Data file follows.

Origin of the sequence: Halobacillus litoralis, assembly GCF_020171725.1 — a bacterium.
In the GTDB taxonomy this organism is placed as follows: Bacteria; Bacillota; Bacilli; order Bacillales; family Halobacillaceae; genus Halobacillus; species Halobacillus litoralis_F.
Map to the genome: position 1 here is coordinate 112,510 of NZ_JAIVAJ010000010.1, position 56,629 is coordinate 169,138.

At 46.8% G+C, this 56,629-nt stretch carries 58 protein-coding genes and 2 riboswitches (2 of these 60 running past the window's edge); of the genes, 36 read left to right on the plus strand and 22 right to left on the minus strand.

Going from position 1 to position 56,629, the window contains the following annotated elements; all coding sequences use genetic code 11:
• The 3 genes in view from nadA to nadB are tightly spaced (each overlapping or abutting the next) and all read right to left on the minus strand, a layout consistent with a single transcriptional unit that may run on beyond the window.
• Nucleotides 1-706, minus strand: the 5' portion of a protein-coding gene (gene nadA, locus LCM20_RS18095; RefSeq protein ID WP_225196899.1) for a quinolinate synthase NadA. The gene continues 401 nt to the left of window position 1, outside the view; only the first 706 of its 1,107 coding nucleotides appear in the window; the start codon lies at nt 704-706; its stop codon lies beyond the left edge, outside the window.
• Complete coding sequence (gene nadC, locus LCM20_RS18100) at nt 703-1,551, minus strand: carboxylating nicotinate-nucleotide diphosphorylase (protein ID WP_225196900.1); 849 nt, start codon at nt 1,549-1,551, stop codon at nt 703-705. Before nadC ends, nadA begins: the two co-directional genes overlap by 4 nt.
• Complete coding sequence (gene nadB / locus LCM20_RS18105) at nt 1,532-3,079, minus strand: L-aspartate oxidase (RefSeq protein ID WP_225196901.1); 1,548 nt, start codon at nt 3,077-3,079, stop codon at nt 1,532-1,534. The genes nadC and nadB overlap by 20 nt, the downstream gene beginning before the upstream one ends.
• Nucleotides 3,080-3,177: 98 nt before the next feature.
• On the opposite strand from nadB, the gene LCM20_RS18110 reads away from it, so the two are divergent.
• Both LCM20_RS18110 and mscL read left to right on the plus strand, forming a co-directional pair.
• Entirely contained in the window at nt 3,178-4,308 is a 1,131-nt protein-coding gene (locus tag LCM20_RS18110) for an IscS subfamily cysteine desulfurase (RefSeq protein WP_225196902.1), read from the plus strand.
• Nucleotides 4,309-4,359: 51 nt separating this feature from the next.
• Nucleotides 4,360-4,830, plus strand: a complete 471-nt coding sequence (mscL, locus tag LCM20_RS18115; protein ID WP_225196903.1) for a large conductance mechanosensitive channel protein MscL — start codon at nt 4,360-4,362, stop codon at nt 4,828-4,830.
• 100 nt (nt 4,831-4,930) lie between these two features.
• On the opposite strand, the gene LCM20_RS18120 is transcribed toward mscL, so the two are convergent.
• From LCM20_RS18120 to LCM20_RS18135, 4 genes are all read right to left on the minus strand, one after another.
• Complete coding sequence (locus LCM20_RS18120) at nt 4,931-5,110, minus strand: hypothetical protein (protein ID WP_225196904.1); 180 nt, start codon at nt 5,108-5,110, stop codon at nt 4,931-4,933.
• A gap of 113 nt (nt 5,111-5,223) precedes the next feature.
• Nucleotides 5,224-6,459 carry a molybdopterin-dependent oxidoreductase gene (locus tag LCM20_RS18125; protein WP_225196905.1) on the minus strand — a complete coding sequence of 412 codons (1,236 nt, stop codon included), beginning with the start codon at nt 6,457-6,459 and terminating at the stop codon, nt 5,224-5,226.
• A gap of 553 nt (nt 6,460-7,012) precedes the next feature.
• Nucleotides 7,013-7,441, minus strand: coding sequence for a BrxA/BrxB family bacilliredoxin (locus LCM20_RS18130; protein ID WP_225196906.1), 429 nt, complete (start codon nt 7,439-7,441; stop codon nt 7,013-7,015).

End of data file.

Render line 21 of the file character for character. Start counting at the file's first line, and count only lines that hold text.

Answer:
• Nucleotides 5,224-6,459 carry a molybdopterin-dependent oxidoreductase gene (locus tag LCM20_RS18125; protein WP_225196905.1) on the minus strand — a complete coding sequence of 412 codons (1,236 nt, stop codon included), beginning with the start codon at nt 6,457-6,459 and terminating at the stop codon, nt 5,224-5,226.